The Blanket

Intense Winters

Miguel Castells Artetxe • Published in the Basque daily Egin

Freedom of speech or expression is the freedom to express thoughts or ideas. Thus it is a consequence of freedom of thought and ideological freedom, which result from freedom to think and freedom to have one's own ideas.

In human evolution, the political demand and struggle for freedom of thought--for often one is not even allowed to think--and for ideological freedom precedes the struggle for freedom of speech. Freedom of thought is not possible if there isn't a thought to be expressed. And there is no ideological freedom either without such previous thought. There is no ideological freedom if there isn't a body of ideas about the world and things. But freedom means being able to choose among different things. There is no freedom when one cannot opt for a thought that is different from the official thought, different from official doctrine.

The problem stems from the fact that loyalty to the thought takes people to action. Thus dissidence of thought moves people to disobedience and rebellion. That's a problem, of course, for those in power. Undoubtedly, ideological imposition of thought has been throughout history the basis for the maintenance of the "status quo".

Dissident thought is repressed and individuals are thus protected against themselves, that is, against the dangerous temptation of engaging in independent thought. The idea is to get people used to the false security that derives from not thinking, from living in a society with uniform thoughts, while it is left up to others to do the thinking for them, what today is done by television, and the media in general.

But history shows that regimes fall and that thoughts and ideas end up being triumphant. Hemlock wasn't successful against Socrates' philosophy, nor was the state successful against Servet's discoveries, nor prison against Quevedo's satire, nor execution against the work of Garcia Lorca, nor did his being ignored obliterate Bergamin's thought.

And today, right here and now, there are people who refuse to behave like meek sheep of the herd. People who have their own ideas about reason and about justice. People who constantly exercise their human right to become themselves and to continue being themselves despite the personality manipulating techniques of mass psychology employed by the structures of power.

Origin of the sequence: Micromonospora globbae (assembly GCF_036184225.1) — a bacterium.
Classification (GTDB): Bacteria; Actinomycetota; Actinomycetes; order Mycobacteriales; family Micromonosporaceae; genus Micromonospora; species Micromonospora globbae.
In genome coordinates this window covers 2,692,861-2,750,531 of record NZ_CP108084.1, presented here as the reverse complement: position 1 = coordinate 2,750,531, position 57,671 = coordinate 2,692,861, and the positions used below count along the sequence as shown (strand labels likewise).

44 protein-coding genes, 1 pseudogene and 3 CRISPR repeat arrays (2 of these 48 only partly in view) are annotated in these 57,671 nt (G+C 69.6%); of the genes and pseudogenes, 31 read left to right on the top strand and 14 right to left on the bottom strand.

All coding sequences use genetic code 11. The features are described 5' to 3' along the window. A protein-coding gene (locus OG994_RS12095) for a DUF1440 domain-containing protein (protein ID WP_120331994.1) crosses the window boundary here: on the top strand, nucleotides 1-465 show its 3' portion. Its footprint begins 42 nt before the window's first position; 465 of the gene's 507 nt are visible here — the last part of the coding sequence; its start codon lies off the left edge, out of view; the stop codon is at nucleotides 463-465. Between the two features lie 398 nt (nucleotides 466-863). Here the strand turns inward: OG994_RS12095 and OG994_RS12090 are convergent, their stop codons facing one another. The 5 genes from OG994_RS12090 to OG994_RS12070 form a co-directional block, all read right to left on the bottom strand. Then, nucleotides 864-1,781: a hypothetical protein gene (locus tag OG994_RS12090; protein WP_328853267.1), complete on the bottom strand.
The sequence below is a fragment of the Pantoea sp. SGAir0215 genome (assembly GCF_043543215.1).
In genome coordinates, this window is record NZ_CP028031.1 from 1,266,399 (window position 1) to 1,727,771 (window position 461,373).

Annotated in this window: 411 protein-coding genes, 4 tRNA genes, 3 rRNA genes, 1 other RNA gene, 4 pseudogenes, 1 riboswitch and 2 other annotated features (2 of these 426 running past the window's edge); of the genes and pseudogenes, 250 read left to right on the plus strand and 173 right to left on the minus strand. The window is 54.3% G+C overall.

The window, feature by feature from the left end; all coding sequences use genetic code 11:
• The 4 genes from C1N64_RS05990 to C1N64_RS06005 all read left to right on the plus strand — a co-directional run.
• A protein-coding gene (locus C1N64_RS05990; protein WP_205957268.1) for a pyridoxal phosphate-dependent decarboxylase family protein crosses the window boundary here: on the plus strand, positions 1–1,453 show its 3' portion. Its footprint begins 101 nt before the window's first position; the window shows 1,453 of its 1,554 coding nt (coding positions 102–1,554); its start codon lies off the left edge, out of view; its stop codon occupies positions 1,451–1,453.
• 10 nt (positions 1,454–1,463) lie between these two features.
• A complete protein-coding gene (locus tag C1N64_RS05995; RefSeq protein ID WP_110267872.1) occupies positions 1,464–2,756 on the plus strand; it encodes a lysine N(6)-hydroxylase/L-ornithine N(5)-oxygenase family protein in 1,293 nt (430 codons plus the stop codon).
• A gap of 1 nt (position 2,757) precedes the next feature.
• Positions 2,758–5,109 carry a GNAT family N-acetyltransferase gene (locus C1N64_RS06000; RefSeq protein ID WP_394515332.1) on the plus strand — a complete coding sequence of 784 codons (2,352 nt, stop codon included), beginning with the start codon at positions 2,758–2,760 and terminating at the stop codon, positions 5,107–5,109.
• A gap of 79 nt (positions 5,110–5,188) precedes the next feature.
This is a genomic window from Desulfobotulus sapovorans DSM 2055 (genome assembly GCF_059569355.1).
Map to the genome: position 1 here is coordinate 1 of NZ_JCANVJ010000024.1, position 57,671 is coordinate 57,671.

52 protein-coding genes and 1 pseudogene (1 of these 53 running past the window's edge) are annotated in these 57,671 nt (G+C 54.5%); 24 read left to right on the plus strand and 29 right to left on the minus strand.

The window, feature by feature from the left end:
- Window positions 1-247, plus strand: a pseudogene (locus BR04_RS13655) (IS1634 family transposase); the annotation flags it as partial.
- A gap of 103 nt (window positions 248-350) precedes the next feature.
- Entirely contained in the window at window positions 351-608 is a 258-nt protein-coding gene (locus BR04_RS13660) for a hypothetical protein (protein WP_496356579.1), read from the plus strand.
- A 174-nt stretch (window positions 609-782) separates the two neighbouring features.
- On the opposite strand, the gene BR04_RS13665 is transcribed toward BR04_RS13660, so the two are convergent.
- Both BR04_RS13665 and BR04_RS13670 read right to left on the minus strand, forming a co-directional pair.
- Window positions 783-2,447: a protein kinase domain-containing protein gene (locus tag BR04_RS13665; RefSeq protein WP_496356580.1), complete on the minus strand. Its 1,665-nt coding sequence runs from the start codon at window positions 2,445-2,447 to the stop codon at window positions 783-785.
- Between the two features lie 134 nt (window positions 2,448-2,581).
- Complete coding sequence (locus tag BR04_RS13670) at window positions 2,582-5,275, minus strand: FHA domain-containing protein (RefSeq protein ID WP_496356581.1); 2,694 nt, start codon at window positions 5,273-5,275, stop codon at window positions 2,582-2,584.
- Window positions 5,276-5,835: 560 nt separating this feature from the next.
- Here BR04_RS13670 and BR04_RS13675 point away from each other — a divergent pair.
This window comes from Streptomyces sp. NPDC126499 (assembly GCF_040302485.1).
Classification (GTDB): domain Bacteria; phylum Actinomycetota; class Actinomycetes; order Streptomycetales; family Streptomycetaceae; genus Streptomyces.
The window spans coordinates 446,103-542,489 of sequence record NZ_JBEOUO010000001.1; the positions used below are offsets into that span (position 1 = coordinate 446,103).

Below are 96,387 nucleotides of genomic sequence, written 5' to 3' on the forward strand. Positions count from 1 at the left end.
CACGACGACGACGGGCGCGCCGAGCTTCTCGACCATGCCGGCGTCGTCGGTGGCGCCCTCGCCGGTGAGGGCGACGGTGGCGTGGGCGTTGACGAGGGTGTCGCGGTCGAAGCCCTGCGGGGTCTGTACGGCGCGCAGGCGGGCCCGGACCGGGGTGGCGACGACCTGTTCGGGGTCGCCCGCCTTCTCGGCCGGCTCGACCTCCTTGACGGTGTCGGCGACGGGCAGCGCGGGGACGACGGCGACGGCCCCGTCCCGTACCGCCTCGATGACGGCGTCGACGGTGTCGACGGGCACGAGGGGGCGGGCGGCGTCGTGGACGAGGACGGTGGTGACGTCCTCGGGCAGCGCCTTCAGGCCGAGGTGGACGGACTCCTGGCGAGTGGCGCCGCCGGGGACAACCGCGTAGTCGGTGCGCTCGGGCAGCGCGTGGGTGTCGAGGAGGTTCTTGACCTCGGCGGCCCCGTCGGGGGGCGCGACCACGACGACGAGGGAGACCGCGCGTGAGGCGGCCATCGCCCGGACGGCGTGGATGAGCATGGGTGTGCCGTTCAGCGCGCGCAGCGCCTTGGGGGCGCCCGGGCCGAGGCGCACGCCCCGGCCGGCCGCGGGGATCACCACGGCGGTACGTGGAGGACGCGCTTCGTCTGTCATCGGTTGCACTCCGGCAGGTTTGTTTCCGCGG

Freedom of speech and freedom of thought are not something that is ever finished. Freedom of expression and all other freedoms are but one freedom: FREEDOM with capital letters, subversive flag of times past, as well as of today and tomorrow, a utopia towards which we are compelled to continue striving for. Freedom of speech can only be conceived as having a critical character and an alternative content, the goals of which are to change society.








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A free society is one where it is safe to be unpopular.
- Adlai Stevenson

Index: Current Articles

8 August 2002


Other Articles From This Issue:


Billy Mitchell


Frances McAuley - Resisting the Loyal Sons of Hate

Anthony McIntyre


Intense Winters
Miguel Castells Artetxe


Modernising Republicanism
Davy Carlin


Another Death in Turkish Prison Hunger Strike


4 August 2002



Davy Carlin


Sectarians For Peace?
Sean Smyth


Nuff Said
Eoghan O'Suilleabhain


Saol Nua

Sean O'Lubaigh


Stake Knife Runs the Rafia
Brian Mór


The Death of Cú Chulainn
Brian Mór


SAS Stake Knife
Brian Mór


No Punishment Too Great

Anthony McIntyre


Foul Shots

Karen Cox


Insanity or Security?
John Chuckman




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The Blanket Magazine Winter 2002
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